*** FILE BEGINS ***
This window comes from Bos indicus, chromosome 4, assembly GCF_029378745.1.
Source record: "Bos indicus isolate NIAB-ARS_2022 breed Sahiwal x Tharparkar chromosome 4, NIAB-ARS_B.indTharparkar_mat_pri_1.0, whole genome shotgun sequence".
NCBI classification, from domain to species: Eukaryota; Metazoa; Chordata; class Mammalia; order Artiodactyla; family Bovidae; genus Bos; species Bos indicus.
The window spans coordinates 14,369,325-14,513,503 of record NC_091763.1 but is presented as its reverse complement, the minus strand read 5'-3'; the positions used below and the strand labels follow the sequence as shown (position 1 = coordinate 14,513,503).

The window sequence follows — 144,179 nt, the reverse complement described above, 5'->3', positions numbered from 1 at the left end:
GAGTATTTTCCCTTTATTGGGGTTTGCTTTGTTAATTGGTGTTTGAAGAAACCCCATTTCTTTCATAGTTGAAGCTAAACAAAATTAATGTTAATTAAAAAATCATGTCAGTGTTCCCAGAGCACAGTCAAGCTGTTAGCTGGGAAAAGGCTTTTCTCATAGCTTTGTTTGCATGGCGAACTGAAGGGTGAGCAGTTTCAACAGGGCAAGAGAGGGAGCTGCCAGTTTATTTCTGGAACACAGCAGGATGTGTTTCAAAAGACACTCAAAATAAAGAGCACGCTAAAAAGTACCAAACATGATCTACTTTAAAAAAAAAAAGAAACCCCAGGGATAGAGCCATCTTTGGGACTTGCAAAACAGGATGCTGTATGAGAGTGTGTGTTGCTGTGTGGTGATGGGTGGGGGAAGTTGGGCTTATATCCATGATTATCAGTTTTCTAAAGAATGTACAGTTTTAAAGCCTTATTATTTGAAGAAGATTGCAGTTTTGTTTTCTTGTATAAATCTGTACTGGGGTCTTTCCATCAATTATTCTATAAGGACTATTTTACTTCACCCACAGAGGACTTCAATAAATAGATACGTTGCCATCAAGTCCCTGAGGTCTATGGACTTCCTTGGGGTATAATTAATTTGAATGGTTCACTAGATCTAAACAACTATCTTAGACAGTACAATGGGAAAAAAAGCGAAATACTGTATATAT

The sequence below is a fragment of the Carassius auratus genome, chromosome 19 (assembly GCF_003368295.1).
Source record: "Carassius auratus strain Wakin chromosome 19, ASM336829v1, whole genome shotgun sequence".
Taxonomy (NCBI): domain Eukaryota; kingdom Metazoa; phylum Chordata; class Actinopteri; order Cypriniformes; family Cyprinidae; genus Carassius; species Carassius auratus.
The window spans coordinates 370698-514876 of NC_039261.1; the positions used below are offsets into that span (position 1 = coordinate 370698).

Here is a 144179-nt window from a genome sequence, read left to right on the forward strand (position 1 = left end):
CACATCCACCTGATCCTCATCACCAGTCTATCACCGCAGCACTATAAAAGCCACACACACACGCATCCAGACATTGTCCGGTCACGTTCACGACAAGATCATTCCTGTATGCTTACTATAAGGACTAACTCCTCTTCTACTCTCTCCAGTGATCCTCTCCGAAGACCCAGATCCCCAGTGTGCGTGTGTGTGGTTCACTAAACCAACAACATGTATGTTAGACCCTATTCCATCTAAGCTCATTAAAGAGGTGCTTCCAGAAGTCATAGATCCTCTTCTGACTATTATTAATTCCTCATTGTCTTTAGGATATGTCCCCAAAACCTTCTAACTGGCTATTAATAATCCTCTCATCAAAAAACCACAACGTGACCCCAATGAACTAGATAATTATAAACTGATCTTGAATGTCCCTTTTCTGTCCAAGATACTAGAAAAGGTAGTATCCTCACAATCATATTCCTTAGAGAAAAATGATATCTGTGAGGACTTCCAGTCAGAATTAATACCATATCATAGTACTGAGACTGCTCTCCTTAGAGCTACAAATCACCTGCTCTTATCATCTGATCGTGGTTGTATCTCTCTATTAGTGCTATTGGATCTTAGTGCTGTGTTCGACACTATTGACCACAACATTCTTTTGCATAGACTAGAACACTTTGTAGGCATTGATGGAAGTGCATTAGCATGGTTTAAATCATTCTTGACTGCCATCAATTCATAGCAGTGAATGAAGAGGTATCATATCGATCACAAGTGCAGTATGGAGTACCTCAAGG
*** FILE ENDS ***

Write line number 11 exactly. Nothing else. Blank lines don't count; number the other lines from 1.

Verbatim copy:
Here is a 144179-nt window from a genome sequence, read left to right on the forward strand (position 1 = left end):